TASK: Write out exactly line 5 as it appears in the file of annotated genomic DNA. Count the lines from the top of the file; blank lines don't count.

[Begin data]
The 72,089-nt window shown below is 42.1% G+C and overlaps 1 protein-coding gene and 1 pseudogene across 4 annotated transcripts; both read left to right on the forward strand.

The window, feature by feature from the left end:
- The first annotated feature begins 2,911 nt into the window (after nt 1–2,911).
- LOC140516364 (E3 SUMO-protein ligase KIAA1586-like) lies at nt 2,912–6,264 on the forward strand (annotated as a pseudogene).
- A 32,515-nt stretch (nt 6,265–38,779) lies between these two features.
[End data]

- A 32,515-nt stretch (nt 6,265–38,779) lies between these two features.